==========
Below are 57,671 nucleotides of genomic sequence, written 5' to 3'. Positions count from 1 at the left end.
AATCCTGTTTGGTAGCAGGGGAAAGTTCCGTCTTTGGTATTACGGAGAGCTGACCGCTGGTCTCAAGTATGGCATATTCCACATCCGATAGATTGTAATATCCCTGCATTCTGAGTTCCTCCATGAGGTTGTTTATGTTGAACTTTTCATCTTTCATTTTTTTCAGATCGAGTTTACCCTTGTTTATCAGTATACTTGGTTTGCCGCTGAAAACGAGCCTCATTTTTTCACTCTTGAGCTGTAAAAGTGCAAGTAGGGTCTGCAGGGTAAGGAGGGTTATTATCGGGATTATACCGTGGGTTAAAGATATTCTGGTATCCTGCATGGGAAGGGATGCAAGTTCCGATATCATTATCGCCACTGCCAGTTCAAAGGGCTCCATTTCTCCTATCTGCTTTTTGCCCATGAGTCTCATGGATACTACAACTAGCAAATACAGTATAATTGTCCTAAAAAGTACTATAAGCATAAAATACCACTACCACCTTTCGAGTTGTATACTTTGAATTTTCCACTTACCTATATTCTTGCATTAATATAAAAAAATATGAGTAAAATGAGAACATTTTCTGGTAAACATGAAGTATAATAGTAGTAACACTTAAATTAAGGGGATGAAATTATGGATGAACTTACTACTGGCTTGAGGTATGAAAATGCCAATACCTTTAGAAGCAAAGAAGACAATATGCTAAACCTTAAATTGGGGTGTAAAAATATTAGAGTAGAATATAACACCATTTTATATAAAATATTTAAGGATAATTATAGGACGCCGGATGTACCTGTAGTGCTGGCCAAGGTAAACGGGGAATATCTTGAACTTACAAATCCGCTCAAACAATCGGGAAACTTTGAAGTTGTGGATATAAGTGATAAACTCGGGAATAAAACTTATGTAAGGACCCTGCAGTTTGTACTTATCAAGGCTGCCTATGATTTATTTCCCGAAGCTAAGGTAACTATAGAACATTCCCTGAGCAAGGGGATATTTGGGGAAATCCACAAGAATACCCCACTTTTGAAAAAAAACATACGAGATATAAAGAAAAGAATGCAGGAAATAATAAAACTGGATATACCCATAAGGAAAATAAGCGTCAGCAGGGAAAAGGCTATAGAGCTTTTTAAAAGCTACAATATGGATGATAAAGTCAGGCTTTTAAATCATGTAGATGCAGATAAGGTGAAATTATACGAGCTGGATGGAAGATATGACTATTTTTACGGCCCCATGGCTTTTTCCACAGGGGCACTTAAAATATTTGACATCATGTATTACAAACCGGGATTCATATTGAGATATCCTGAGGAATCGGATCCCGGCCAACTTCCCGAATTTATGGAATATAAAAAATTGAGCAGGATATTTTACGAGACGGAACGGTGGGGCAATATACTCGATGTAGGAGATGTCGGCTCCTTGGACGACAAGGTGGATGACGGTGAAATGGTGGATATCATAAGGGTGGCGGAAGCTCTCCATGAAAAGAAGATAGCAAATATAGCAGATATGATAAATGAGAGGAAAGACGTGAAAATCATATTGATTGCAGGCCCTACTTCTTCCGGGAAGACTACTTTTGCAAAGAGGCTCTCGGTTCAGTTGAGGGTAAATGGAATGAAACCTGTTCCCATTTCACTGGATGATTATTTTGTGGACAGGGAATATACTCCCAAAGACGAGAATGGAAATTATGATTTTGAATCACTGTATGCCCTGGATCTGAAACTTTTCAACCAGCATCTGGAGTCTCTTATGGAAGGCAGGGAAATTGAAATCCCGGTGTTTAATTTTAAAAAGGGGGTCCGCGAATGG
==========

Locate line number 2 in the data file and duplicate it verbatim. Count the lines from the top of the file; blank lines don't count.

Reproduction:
AATCCTGTTTGGTAGCAGGGGAAAGTTCCGTCTTTGGTATTACGGAGAGCTGACCGCTGGTCTCAAGTATGGCATATTCCACATCCGATAGATTGTAATATCCCTGCATTCTGAGTTCCTCCATGAGGTTGTTTATGTTGAACTTTTCATCTTTCATTTTTTTCAGATCGAGTTTACCCTTGTTTATCAGTATACTTGGTTTGCCGCTGAAAACGAGCCTCATTTTTTCACTCTTGAGCTGTAAAAGTGCAAGTAGGGTCTGCAGGGTAAGGAGGGTTATTATCGGGATTATACCGTGGGTTAAAGATATTCTGGTATCCTGCATGGGAAGGGATGCAAGTTCCGATATCATTATCGCCACTGCCAGTTCAAAGGGCTCCATTTCTCCTATCTGCTTTTTGCCCATGAGTCTCATGGATACTACAACTAGCAAATACAGTATAATTGTCCTAAAAAGTACTATAAGCATAAAATACCACTACCACCTTTCGAGTTGTATACTTTGAATTTTCCACTTACCTATATTCTTGCATTAATATAAAAAAATATGAGTAAAATGAGAACATTTTCTGGTAAACATGAAGTATAATAGTAGTAACACTTAAATTAAGGGGATGAAATTATGGATGAACTTACTACTGGCTTGAGGTATGAAAATGCCAATACCTTTAGAAGCAAAGAAGACAATATGCTAAACCTTAAATTGGGGTGTAAAAATATTAGAGTAGAATATAACACCATTTTATATAAAATATTTAAGGATAATTATAGGACGCCGGATGTACCTGTAGTGCTGGCCAAGGTAAACGGGGAATATCTTGAACTTACAAATCCGCTCAAACAATCGGGAAACTTTGAAGTTGTGGATATAAGTGATAAACTCGGGAATAAAACTTATGTAAGGACCCTGCAGTTTGTACTTATCAAGGCTGCCTATGATTTATTTCCCGAAGCTAAGGTAACTATAGAACATTCCCTGAGCAAGGGGATATTTGGGGAAATCCACAAGAATACCCCACTTTTGAAAAAAAACATACGAGATATAAAGAAAAGAATGCAGGAAATAATAAAACTGGATATACCCATAAGGAAAATAAGCGTCAGCAGGGAAAAGGCTATAGAGCTTTTTAAAAGCTACAATATGGATGATAAAGTCAGGCTTTTAAATCATGTAGATGCAGATAAGGTGAAATTATACGAGCTGGATGGAAGATATGACTATTTTTACGGCCCCATGGCTTTTTCCACAGGGGCACTTAAAATATTTGACATCATGTATTACAAACCGGGATTCATATTGAGATATCCTGAGGAATCGGATCCCGGCCAACTTCCCGAATTTATGGAATATAAAAAATTGAGCAGGATATTTTACGAGACGGAACGGTGGGGCAATATACTCGATGTAGGAGATGTCGGCTCCTTGGACGACAAGGTGGATGACGGTGAAATGGTGGATATCATAAGGGTGGCGGAAGCTCTCCATGAAAAGAAGATAGCAAATATAGCAGATATGATAAATGAGAGGAAAGACGTGAAAATCATATTGATTGCAGGCCCTACTTCTTCCGGGAAGACTACTTTTGCAAAGAGGCTCTCGGTTCAGTTGAGGGTAAATGGAATGAAACCTGTTCCCATTTCACTGGATGATTATTTTGTGGACAGGGAATATACTCCCAAAGACGAGAATGGAAATTATGATTTTGAATCACTGTATGCCCTGGATCTGAAACTTTTCAACCAGCATCTGGAGTCTCTTATGGAAGGCAGGGAAATTGAAATCCCGGTGTTTAATTTTAAAAAGGGGGTCCGCGAATGG